Several questions were prompted by my recent webinar on touchless hardware, about the requirements addressing automatic operators and non-latching hardware on fire doors.  Some people were unaware of the requirement for automatic operators on fire doors to be deactivated upon fire alarm.  Others didn’t realize that there was a way to hold the latch retracted on a fire door assembly.

This post is a quick re-cap of these requirements, with some excerpts from NFPA 80 – Standard for Fire Doors and Other Opening Protectives.

Latching Hardware on Fire Doors

Fire doors are required to have an active latchbolt to ensure that the door remains latched during a fire.  However, NFPA 80 does allow fire door assemblies to have hardware that doesn’t latch under normal operation, as long as the door will automatically latch upon activation of an automatic fire detector.

For example, a fail secure electric strike or the electric latch retraction feature on fire exit hardware could be used to keep the door unlatched, but it must receive a signal from the fire alarm system to ensure that the door is latched during a fire.  Otherwise, a toggle credential or timer used in the access control system could have the door in the unlatched mode during a fire.  NFPA 80 covers this here: Latching arrangements that do not provide positive latching in the normal mode shall be permitted to be used provided that, in a fire emergency, the door becomes positively latched by means of an automatic fail-safe device that is activated by an automatic fire detector. (See Section 4.7.)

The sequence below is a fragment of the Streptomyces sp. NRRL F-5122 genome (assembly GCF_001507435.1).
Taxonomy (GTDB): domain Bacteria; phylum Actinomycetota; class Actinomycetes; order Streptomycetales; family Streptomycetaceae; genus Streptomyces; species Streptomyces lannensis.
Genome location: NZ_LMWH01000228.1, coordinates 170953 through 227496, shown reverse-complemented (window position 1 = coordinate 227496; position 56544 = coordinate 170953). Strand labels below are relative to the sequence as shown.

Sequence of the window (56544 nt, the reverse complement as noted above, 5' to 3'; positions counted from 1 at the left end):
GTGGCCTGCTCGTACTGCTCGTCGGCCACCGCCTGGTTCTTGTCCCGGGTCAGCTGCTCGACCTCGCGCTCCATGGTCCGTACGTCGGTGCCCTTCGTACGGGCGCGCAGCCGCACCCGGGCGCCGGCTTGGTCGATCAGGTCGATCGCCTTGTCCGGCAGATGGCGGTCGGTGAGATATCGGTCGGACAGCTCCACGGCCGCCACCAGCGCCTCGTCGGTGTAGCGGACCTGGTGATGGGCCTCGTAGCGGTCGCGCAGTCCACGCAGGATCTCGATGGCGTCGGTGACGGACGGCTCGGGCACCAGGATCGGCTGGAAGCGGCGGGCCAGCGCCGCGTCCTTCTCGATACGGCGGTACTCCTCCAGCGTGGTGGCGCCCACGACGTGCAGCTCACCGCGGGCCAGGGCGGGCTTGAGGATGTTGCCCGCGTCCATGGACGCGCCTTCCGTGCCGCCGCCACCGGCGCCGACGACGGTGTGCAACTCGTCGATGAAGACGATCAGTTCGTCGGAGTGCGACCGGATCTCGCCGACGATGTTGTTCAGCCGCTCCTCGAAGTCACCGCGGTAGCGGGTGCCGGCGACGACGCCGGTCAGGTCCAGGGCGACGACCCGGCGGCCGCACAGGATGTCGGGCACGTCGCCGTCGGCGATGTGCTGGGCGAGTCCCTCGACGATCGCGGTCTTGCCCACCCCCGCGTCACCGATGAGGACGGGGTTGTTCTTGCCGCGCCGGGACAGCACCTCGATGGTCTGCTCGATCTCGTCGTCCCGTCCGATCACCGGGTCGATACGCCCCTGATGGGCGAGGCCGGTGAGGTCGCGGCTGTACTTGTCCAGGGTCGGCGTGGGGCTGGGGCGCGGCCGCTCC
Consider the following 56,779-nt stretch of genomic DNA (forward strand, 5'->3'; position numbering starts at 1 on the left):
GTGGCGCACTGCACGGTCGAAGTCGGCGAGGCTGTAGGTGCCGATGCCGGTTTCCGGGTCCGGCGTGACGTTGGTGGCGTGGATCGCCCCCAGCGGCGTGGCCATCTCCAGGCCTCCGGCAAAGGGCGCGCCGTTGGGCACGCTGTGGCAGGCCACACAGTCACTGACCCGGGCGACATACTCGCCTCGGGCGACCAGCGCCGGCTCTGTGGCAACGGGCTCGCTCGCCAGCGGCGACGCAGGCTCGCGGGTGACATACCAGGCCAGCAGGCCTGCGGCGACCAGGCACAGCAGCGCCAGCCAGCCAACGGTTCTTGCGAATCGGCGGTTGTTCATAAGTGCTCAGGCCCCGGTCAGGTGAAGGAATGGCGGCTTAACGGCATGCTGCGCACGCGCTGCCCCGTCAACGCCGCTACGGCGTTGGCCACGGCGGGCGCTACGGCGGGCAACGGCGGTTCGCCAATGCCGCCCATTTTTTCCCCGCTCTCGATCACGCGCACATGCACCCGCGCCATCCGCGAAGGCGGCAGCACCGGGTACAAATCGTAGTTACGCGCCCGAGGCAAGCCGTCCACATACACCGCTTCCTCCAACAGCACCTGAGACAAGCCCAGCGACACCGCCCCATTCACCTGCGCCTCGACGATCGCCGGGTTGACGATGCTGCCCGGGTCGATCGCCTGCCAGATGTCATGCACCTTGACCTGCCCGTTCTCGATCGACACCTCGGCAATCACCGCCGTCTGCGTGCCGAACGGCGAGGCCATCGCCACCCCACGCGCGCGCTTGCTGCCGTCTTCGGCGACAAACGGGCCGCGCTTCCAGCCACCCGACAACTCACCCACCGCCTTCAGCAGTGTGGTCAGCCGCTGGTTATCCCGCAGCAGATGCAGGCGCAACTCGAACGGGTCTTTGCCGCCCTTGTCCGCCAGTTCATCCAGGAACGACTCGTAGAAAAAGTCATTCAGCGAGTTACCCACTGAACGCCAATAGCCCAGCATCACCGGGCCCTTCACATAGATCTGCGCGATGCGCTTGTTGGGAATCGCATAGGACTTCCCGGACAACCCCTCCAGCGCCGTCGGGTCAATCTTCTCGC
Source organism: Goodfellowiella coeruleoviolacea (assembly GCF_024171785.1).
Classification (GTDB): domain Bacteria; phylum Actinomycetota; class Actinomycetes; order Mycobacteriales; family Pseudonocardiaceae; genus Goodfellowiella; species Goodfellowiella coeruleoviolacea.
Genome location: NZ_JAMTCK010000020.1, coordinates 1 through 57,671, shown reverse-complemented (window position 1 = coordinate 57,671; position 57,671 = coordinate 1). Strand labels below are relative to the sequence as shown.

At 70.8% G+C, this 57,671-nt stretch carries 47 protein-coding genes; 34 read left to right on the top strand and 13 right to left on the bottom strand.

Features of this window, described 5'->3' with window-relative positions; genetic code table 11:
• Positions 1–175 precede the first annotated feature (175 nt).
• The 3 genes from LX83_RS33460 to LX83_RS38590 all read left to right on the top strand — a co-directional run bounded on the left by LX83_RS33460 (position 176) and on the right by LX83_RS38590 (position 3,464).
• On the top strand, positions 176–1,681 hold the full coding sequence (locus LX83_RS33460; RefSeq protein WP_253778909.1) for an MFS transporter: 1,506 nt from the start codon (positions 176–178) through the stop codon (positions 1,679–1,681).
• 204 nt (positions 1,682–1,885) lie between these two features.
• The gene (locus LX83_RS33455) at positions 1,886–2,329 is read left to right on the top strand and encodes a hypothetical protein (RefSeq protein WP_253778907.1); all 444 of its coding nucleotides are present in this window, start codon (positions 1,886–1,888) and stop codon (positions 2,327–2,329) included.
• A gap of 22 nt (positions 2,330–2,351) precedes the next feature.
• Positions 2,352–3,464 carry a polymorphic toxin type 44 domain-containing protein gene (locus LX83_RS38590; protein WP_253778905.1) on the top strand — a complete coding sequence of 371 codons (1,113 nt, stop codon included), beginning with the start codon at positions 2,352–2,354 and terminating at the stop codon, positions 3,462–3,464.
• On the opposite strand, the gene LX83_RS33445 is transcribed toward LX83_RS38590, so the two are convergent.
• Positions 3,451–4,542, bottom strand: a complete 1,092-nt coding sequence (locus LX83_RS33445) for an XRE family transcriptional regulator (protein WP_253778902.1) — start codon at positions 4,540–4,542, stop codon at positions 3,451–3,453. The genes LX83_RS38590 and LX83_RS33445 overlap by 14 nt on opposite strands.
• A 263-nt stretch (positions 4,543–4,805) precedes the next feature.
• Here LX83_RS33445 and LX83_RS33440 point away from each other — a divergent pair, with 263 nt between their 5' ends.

Automatic Operators on Fire Doors

An automatic operator may be installed on a fire door assembly, if the operator is listed to UL 10C / NFPA 252.  If it is a retrofit installation, the job-site preparations must be in compliance with the limitations stated in NFPA 80, or must be allowed as a field modification.  In addition, the auto operator must be disconnected when the fire alarm is activated, so the door will function as a self-closing door.  Here is where this is stated in NFPA 80: Power-Operated Fire Doors. Power-operated fire doors shall be equipped with a releasing device that shall automatically disconnect the power operator at the time of fire, allowing a self-closing or automatic device to close and latch the door regardless of power failure or manual operation.

Each of the model codes references NFPA 80 for the requirements for fire doors, so the sections above apply in most jurisdictions.  If you have any follow-up questions, you can leave them in the reply box below.  There is a Decoded article on touchless hardware available here.

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